There is a huge industry based on helping investors trade. Online trading is big business, with many firms competing for your business. Online trading firms offer major incentives to encourage trading, including discounted commissions, real-time data, colorful charts, pattern recognition tools, market motion detectors, and all kinds of screens that will help you sort out the bad stocks, so you can trade only the good ones.
It may be difficult to persuade you this is all errant nonsense. What if you put your house up for sale and 1,000 people looked at it. They all made the same offer: $399,000. Now assume a real estate broker shows up and offers to buy it for $299,000. Would you sell? Of course not. Why do you abandon this logic when it comes to stock trading?
Billions of investors all over the world have access to the same information you do about every publicly traded stock. They are continuously factoring all of this information into the price of the stock. The market price of the stock today is a fair price, based on the collective wisdom of all of these traders.
When you trade stock, you are making two critical assumptions:
- The stock is mispriced
- The person on the other side of the trade is dumber than you.
The first assumption is demonstrably wrong. There is no basis for the second one.
If anyone could successfully pick stocks, you would think it would be the fund managers of actively managed mutual funds, where the manager attempts to beat a designated benchmark. They are paid handsomely to achieve this goal, and have enormous resources at their disposal. What is their track record? A recent study looked at the performance of 2,100 funds over a 31 year period ending in 2006. The study found a pathetic 0.6 percent of the fund managers had legitimate stock picking skill, which was statistically equivalent to zero.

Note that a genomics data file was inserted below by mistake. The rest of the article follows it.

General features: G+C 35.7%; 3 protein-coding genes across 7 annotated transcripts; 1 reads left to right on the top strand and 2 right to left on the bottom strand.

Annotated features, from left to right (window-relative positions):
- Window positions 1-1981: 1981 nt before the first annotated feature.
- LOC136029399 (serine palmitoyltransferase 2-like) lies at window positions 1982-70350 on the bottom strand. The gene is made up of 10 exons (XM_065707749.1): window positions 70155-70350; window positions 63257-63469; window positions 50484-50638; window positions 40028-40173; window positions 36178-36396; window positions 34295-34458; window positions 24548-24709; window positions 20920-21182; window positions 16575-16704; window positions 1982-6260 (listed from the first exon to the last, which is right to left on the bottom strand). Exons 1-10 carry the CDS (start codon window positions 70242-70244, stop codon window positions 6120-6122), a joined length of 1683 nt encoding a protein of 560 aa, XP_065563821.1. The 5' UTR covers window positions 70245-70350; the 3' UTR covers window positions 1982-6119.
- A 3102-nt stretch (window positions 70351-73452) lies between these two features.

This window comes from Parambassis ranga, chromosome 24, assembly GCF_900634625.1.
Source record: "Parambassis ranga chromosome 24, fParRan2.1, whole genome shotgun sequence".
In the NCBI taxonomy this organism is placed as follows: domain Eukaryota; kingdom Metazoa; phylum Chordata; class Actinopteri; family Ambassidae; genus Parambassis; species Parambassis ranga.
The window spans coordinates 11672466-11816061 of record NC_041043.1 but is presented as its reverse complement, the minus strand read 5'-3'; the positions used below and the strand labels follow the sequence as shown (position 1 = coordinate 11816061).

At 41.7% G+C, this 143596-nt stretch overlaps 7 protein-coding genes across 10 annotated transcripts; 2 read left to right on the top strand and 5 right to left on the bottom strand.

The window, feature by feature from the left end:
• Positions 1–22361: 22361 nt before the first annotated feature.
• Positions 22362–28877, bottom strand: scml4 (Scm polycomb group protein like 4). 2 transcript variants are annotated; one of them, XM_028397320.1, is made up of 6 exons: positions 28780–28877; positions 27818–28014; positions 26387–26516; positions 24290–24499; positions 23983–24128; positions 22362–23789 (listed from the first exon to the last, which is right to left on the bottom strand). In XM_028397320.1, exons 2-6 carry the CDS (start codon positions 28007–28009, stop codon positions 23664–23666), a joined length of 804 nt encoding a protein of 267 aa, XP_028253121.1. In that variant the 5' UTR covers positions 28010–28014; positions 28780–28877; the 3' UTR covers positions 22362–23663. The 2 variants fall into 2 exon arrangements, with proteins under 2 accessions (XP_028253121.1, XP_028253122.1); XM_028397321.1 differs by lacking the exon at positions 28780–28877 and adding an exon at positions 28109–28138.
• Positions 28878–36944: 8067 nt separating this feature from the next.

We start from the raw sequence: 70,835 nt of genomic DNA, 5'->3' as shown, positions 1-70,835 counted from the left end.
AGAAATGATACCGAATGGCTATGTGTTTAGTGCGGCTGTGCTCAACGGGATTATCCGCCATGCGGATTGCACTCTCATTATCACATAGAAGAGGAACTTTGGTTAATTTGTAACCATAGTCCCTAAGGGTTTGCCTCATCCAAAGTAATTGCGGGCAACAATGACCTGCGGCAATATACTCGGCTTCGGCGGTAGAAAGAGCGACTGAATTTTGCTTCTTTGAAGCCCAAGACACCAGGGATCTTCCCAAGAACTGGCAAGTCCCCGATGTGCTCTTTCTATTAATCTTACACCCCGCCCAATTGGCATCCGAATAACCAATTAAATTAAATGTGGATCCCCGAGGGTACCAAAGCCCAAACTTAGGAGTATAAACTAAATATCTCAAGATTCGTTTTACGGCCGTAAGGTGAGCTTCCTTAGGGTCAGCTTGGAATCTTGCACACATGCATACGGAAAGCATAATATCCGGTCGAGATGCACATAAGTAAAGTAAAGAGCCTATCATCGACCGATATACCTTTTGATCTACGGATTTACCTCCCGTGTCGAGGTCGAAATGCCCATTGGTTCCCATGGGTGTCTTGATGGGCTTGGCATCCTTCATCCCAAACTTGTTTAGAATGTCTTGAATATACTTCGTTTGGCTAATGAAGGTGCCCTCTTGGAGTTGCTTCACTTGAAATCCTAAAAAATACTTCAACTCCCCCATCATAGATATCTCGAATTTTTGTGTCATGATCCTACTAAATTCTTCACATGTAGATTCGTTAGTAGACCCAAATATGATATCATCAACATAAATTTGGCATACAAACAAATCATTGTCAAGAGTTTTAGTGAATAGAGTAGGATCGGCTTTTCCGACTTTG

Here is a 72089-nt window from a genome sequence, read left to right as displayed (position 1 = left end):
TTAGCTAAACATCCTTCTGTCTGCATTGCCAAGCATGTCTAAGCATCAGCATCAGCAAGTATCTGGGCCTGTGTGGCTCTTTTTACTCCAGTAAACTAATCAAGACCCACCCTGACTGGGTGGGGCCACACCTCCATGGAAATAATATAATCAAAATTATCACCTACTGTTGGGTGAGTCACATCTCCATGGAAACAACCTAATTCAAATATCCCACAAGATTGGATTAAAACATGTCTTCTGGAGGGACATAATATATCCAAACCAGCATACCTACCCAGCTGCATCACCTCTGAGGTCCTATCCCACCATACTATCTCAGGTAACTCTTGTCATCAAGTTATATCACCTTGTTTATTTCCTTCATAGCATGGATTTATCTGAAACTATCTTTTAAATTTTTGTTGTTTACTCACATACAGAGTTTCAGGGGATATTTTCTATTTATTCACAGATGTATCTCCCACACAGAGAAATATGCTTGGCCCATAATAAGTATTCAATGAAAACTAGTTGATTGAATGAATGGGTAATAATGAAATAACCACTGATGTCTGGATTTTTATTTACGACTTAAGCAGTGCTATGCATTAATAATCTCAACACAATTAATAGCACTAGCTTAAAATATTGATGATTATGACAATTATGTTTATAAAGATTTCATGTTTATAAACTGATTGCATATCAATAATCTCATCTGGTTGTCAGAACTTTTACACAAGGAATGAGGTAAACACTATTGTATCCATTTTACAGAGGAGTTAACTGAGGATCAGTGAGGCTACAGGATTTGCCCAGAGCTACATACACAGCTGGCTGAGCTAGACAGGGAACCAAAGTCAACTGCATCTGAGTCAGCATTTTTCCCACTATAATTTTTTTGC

By giving you the tools to do in-depth research on individual stocks, brokerage firms encourage the myth that your time and effort are likely to be productive. What are you supposed to be researching? When I ask this question, I am often told by investors they are trying to find the next great company. Why is this a good idea?
An exhaustive study reviewed the returns of Fortune’s list of most admired companies from April, 1983 through December, 2007. It found the stock of the admired companies had lower returns, on average, than the stocks of the spurned companies during this period. The difference was significant. The average annualized return of the less admired companies was 17.8 percent compared to 15.4 percent for the most admired companies.
It’s hard to accept the fact that no amount of research will help you pick stock winners. Your resources and research skill are dwarfed by those of the big mutual funds. If they can’t do it, neither can you. There’s also a more insidious aspect to all of the hype about doing research and trading stocks. It diverts your attention from the kind of research that is likely to increase your returns.
The studies in this blog and hundreds of others demonstrate that stock picking and market timing are not only harmful to your financial health, but basically irrelevant. Instead of focusing on practices that have little likelihood of success, you should be capturing market returns by determining your asset allocation and investing in a globally diversified portfolio of low cost stock and bond index funds. This is an intelligent way to invest. You should opt for intelligence over arrogance.
Dan Solin is a senior vice president of Index Funds Advisors. He is the author of the New York Times best sellers The Smartest Investment Book You'll Ever Read, The Smartest 401(k) Book You'll Ever Read, and The Smartest Retirement Book You'll Ever Read. His new book, The Smartest Portfolio You'll Ever Own, will be released in September, 2011.